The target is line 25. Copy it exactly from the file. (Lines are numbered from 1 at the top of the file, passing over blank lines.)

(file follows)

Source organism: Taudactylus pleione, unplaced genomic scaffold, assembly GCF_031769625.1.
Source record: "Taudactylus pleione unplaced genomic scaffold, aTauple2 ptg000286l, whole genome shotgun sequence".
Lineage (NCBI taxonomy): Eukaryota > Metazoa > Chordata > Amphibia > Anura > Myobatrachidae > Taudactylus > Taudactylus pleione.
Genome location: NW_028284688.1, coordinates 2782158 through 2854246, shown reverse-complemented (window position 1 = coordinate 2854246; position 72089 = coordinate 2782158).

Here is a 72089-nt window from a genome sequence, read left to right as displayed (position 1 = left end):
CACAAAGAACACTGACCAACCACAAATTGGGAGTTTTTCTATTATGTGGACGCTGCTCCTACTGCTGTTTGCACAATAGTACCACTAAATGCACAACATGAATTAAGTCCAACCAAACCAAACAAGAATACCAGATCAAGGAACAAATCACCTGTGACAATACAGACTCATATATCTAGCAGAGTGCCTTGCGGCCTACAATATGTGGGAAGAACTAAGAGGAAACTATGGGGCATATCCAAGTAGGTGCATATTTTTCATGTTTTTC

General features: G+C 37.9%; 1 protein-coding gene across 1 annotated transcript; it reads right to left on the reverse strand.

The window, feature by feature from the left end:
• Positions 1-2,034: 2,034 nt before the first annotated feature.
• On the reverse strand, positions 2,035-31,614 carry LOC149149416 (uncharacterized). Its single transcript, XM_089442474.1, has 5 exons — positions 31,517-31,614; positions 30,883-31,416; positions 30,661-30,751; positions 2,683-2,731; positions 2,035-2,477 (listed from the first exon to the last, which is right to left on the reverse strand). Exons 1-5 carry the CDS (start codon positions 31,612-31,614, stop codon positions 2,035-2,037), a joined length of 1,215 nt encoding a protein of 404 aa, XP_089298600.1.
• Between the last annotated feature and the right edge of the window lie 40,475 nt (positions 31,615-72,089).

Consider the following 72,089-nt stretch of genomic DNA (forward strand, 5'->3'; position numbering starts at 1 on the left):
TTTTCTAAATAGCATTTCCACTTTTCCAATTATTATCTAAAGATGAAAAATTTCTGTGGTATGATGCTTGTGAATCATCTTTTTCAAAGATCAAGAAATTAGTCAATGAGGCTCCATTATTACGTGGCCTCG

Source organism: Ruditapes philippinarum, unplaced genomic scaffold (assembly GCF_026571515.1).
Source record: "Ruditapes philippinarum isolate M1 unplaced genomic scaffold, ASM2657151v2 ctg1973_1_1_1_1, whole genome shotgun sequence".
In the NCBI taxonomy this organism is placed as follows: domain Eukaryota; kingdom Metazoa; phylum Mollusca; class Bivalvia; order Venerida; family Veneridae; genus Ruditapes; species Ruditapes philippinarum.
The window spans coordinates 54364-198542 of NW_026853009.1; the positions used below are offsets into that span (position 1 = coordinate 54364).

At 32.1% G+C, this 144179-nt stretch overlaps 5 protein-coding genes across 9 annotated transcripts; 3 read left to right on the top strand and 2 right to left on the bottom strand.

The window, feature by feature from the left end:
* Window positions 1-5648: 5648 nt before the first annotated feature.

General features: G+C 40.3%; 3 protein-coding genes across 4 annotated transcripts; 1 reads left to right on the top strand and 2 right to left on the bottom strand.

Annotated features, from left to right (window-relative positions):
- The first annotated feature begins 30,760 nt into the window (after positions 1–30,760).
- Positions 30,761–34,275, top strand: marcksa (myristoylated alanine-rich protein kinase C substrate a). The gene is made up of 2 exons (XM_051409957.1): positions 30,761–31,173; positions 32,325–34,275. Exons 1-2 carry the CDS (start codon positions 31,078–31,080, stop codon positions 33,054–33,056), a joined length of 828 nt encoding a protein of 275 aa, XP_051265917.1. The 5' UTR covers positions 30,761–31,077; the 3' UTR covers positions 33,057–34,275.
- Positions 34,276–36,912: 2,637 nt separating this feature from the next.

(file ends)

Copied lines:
- Positions 34,276–36,912: 2,637 nt separating this feature from the next.